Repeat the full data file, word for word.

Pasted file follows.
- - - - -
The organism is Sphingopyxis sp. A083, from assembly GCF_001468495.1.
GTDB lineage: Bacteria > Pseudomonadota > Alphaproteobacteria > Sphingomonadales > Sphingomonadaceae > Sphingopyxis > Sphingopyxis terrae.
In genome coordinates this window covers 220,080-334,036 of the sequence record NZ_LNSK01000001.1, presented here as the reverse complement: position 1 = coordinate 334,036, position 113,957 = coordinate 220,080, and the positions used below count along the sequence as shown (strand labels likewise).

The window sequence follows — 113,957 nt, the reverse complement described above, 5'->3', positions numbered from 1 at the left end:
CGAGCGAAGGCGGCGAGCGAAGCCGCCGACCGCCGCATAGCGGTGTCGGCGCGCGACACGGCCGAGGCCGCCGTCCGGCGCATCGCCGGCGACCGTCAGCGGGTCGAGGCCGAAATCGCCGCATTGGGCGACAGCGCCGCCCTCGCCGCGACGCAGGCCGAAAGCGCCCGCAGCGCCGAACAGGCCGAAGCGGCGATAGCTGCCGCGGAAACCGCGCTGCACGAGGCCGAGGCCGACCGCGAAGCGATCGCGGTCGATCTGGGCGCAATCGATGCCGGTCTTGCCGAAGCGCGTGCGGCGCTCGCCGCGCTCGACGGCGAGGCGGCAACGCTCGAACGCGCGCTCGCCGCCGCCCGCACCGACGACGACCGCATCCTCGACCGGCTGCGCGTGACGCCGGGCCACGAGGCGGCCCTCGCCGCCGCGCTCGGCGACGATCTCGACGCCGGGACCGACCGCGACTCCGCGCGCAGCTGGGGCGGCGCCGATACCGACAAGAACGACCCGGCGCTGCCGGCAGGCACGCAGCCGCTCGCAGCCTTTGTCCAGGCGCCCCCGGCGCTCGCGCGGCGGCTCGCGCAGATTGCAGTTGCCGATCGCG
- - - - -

The organism is Sphingopyxis sp. A083, from assembly GCF_001468495.1.
GTDB lineage: Bacteria > Pseudomonadota > Alphaproteobacteria > Sphingomonadales > Sphingomonadaceae > Sphingopyxis > Sphingopyxis terrae.
In genome coordinates this window covers 220,080-334,036 of the sequence record NZ_LNSK01000001.1, presented here as the reverse complement: position 1 = coordinate 334,036, position 113,957 = coordinate 220,080, and the positions used below count along the sequence as shown (strand labels likewise).

The window sequence follows — 113,957 nt, the reverse complement described above, 5'->3', positions numbered from 1 at the left end:
CGAGCGAAGGCGGCGAGCGAAGCCGCCGACCGCCGCATAGCGGTGTCGGCGCGCGACACGGCCGAGGCCGCCGTCCGGCGCATCGCCGGCGACCGTCAGCGGGTCGAGGCCGAAATCGCCGCATTGGGCGACAGCGCCGCCCTCGCCGCGACGCAGGCCGAAAGCGCCCGCAGCGCCGAACAGGCCGAAGCGGCGATAGCTGCCGCGGAAACCGCGCTGCACGAGGCCGAGGCCGACCGCGAAGCGATCGCGGTCGATCTGGGCGCAATCGATGCCGGTCTTGCCGAAGCGCGTGCGGCGCTCGCCGCGCTCGACGGCGAGGCGGCAACGCTCGAACGCGCGCTCGCCGCCGCCCGCACCGACGACGACCGCATCCTCGACCGGCTGCGCGTGACGCCGGGCCACGAGGCGGCCCTCGCCGCCGCGCTCGGCGACGATCTCGACGCCGGGACCGACCGCGACTCCGCGCGCAGCTGGGGCGGCGCCGATACCGACAAGAACGACCCGGCGCTGCCGGCAGGCACGCAGCCGCTCGCAGCCTTTGTCCAGGCGCCCCCGGCGCTCGCGCGGCGGCTCGCGCAGATTGCAGTTGCCGATCGCG